As an Atlanta, Georgia commercial dispute attorney, I have know Georgia defamation lawsuits are commonly reported in the media involving movie stars, professional athletes and other celebrities who claim that false statements have been made about them. But defamation lawsuits can also blindside Georgia business owners who may be unaware of how communications made by their employees can be interpreted under the law. Even false statements innocently made by employees about competitors or other third parties put businesses at risk. Statements made verbally in a business meeting or communicated via written documents, such as letters, advertising, press releases and emails, can be a source for damaging lawsuits. As a result, it is imperative that all communications, especially those intended for wide distribution, be checked for fairness and accuracy.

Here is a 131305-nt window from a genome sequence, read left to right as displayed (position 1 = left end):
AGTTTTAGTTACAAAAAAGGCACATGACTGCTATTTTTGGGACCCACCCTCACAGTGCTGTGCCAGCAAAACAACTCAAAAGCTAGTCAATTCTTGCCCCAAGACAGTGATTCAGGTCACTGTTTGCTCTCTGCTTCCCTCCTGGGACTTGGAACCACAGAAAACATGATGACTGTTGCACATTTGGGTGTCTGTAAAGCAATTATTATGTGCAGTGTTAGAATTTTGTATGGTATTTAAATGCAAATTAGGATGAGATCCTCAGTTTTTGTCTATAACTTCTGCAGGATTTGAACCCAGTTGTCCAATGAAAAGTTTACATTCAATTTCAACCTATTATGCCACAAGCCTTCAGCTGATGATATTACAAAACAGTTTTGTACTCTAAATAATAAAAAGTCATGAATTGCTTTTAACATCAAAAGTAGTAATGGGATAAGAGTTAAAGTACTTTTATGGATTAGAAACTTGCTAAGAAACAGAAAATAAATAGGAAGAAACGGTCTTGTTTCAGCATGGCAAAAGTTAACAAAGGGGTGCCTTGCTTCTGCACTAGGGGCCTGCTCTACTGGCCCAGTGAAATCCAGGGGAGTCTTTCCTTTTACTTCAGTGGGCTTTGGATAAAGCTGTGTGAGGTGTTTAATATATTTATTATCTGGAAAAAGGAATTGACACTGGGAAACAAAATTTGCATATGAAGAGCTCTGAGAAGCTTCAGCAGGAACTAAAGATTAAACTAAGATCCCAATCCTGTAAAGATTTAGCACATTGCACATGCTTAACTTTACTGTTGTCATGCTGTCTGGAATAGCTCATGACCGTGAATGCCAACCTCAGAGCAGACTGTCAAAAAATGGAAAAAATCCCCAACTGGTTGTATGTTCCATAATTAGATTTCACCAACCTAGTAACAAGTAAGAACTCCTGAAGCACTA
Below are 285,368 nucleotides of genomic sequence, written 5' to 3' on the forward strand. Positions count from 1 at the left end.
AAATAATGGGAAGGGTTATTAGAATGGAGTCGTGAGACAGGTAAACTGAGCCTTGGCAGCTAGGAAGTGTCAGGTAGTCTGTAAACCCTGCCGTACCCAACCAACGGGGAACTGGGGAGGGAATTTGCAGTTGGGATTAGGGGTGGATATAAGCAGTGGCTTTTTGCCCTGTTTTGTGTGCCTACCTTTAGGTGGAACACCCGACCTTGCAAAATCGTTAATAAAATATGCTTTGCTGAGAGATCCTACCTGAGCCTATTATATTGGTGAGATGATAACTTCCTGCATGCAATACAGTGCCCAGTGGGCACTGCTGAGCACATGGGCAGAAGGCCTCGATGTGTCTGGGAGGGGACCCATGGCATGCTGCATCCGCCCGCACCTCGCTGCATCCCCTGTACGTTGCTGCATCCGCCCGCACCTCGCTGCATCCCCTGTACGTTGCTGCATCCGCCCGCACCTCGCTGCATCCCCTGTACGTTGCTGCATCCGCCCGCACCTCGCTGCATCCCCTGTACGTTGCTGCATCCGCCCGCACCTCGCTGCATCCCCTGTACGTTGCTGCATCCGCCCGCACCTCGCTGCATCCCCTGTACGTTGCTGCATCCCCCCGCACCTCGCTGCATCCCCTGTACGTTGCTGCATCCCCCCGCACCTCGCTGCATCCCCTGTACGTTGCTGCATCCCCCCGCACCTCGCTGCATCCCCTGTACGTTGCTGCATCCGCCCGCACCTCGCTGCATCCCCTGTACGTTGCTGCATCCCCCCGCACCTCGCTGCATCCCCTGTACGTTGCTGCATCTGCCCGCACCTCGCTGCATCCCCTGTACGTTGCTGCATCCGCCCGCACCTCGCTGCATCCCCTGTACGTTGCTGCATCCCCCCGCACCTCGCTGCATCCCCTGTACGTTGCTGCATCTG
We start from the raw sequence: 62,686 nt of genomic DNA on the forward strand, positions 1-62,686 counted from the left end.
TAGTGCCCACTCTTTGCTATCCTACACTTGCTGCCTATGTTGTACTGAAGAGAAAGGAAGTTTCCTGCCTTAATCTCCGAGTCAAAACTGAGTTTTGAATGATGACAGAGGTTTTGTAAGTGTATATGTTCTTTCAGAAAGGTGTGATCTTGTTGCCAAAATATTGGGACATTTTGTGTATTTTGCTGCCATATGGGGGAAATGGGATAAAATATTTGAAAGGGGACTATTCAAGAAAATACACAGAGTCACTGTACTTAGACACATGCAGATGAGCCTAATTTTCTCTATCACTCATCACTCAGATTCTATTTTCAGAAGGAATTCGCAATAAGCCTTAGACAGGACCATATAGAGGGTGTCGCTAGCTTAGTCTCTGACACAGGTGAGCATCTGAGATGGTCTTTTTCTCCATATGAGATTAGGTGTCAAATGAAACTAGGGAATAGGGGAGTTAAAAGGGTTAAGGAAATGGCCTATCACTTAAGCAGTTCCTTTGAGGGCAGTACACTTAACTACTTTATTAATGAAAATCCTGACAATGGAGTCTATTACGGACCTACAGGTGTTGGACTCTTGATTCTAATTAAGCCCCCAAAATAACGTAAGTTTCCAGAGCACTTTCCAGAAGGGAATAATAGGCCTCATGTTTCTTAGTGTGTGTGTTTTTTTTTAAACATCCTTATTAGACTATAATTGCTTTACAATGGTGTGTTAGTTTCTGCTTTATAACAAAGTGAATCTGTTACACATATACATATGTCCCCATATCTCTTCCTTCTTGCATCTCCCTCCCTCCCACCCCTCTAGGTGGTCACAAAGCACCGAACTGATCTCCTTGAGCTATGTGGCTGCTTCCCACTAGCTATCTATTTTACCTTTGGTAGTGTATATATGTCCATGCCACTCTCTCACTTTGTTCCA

Georgia law outlines the four main elements of a defamation claim. The first is the false statement, which may be spoken (known as “slander”) or written (known as “libel”). Secondly, the statement must be spoken or communicated in writing to a third party. Thirdly, the defendant must be shown to have acted with negligence or, in some cases, malice. Lastly, the law requires that damage to the plaintiff be proven, unless the suit is classified as “per se” defamation. “Per se” defamation is based on false statements that are so egregious that they are automatically presumed to be harmful. Examples under which Georgia law considers a statement to be defamatory “per se” include statements that charge the plaintiff with a crime punishable under the law, or statements intended to damage the office or profession of the plaintiff.
The personnel departments of companies must be extremely careful about defamation concerning former employees. For this reason, it is critical to have an experienced North Georgia Business Lawyer review the policies and procedures concerning employee hiring and termination. The company’s communication policy should be reviewed as well, with the prevention of defamation lawsuits in mind. Additionally, it may be wise to consider insurance coverage in the event that any defamation claims are filed against the company.